Sunday, January 25, 2009

The Garden of the Finzi-Continis + If This is a Man + The Truce

I may not be able to spend as much time preparing book reviews this year,
so they won't be as thorough or structured as I'd like.  The gap between
reading and reviewing may increase, and I'll also probably tie books
together by theme.  For example, the three books reviewed here look at
plight of Italian Jews during the rise and fall of fascism in Italy (during
the 1930s and 1940s).

1. "Il giardino dei Finzi-Contini" ("The Garden of the Finzi-Continis")
    by Giorgio Bassani

Set in the northern city of Ferrara, this is essentially a story of
unrequited love between the narrator, a working-class boy, and Micòl,
a girl from a prominent family (the Finzi-Continis from the title).
Both are from Italian Jewish families.

The narrator tells of a couple of periods in his life where he spent
time with the Finzi-Continis: first in his childhood, then later
when he was studying at uni.  Other characters include their parents,
Alberto Finzi-Contini (Micòl's brother), and other youths they spent
time with.

Despite the differences in social standings, the narrator holds out the
hope of marrying Micòl.  Interestingly, his chances appear to be helped
by a ban on inter-racial marriages that existed at the time.  This
should drastically reduce the number of rivals.

The plot summary on Wikipedia is quite good and concise:

As you read this book you're aware of the tragedy that looms for many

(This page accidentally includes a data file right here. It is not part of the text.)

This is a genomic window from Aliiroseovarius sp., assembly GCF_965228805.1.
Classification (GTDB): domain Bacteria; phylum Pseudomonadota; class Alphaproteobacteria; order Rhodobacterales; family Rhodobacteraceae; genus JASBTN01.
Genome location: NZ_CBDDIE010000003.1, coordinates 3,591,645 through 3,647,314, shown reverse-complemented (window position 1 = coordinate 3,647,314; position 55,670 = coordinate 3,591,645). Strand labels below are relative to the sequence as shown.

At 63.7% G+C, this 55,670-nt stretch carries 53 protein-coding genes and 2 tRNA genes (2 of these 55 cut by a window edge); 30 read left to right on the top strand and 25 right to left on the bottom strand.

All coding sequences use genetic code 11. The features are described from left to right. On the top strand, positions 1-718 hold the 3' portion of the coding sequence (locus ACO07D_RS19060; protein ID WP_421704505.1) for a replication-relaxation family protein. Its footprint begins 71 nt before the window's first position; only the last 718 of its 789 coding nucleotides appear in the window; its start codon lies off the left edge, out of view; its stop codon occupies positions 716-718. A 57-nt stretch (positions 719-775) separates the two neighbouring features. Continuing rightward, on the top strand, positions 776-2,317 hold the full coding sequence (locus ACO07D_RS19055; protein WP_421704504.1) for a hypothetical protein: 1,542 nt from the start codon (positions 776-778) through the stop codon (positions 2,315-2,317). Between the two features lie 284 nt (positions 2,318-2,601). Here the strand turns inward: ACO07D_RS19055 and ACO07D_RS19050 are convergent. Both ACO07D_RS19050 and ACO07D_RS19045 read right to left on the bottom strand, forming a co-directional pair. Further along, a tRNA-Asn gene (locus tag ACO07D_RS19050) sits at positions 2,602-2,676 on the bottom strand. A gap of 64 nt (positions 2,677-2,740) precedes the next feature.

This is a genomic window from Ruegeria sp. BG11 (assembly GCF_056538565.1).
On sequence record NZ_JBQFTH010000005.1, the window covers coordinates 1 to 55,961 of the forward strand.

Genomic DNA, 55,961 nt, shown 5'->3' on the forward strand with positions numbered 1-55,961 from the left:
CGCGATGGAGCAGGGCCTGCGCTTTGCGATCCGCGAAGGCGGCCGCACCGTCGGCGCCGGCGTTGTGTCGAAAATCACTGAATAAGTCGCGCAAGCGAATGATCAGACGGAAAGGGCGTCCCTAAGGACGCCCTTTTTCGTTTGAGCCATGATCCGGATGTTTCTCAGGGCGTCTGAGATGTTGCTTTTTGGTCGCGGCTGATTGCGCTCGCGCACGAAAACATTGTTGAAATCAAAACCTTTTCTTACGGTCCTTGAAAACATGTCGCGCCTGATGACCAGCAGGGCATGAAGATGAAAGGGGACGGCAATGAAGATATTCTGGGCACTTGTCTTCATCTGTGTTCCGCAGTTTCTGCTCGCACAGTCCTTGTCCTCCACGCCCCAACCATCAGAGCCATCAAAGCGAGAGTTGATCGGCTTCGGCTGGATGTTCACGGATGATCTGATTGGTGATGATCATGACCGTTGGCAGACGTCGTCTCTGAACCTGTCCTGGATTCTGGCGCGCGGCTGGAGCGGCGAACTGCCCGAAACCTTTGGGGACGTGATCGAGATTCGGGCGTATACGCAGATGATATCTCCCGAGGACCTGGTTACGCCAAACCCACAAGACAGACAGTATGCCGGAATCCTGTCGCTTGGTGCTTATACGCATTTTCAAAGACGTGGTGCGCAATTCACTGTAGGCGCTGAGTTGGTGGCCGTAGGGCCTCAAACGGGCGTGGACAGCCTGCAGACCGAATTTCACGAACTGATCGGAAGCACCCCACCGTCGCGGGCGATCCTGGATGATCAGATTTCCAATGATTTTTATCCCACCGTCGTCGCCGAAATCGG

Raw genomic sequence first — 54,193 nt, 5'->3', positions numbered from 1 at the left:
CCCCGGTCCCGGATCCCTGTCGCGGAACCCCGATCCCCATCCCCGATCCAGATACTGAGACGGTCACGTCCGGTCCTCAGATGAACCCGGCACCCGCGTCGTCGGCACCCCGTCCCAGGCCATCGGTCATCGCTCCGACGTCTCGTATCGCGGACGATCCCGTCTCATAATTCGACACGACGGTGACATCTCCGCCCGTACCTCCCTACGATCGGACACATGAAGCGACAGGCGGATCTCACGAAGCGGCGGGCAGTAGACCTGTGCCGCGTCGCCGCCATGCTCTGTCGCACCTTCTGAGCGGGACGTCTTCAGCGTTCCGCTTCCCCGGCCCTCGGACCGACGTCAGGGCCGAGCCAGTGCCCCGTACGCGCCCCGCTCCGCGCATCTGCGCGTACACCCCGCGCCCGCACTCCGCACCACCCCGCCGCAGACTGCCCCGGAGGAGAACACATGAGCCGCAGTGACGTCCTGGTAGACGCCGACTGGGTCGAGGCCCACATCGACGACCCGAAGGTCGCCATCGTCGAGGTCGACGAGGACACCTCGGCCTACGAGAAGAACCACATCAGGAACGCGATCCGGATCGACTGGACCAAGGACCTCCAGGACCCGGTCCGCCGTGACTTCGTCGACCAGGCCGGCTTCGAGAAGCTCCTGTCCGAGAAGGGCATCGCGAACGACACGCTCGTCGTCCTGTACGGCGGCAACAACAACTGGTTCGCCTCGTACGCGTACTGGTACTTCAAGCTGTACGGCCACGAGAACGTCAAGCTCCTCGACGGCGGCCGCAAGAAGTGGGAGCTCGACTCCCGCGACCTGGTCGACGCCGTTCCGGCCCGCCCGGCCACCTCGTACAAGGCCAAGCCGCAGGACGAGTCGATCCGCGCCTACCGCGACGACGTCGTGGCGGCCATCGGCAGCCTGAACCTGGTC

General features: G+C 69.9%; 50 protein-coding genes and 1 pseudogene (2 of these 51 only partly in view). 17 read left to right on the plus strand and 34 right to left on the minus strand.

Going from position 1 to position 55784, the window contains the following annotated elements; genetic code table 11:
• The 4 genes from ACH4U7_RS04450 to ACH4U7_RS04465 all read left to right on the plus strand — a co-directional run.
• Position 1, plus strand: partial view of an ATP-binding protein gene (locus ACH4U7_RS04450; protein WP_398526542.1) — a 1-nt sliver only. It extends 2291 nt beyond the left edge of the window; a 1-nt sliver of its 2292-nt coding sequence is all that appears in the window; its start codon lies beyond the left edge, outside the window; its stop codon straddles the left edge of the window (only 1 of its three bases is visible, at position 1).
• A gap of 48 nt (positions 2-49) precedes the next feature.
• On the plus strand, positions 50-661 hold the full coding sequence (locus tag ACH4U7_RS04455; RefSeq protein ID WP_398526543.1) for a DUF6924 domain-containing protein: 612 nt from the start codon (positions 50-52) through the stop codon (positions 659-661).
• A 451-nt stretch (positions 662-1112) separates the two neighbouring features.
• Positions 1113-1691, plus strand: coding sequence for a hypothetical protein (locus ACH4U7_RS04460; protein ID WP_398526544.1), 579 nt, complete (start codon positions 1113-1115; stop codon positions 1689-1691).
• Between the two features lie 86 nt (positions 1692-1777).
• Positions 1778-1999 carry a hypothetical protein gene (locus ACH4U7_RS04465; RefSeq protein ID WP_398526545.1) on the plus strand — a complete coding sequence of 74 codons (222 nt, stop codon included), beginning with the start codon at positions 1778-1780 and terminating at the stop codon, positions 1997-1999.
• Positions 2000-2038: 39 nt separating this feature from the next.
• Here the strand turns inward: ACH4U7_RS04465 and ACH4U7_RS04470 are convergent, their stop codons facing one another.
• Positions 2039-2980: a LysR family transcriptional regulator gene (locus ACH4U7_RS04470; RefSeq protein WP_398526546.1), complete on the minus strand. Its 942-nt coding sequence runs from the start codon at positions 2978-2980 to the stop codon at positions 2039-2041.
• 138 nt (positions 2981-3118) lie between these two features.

of the characters.  Despite this, it's an enjoyable read.

A film adaptation by Vittorio De Sica won the Academy Award for Best
Foreign Language Film in 1972.

2. "Se questo è un uomo" ("If This Is a Man") by Primo Levi

This is the autobiographical account of an Italian Jew (Primo Levi),
sent to work in a labour camp within the larger Auschwitz concentration
camp.  The author describes life in the camp - it's even worse than you
would imagine.

As in any "society", there is a pecking order, based not only on the
type of prisoner (political prisoner v criminal v Jew), but also on
which community you're from.  Amazingly, micro-economies thrive.  The
unit of currency was a daily ration of bread.  Prices were set for a
variety of goods and services: e.g. mending shoes, eating utensils and
medical checkups.

Given the gloomy setting, this is not an easy book to read.  But I was
inspired by the way people could maintain their humanity in such
terrible circumstances.  There's also the knowledge that the author
survived the ordeal to bear witness to what happened.

A more detailed plot summary and analysis (albeit in Italian) is
available on Wikipedia:
(Try Google Translate or similar if you're interested).  References to
parts of Dante's Inferno are sprinkled throughout the story, and the
Italian Wikipedia article discusses some interesting metaphors.

3. "La tregua" ("The Truce") by Primo Levi

This book follows on from "If This Is a Man", and chronicles the
author's liberation and journey home.  It's a long and indirect voyage
(an "odyssey"?), filled with interesting episodes.  Apart from Poland,
some of the places the survivors pass through include Ukraine, Romania,
Hungary, Austria and Germany.  I've managed to find a map of the route:

Primo and his fellow survivors look forward to getting home, but they're
unsure of what they will find when they get there.  Are they're families

There was a recent film adaptation, which was reasonably faithful to the

For a more detailed summary and analysis, check out the article on the
Italian Wikipedia: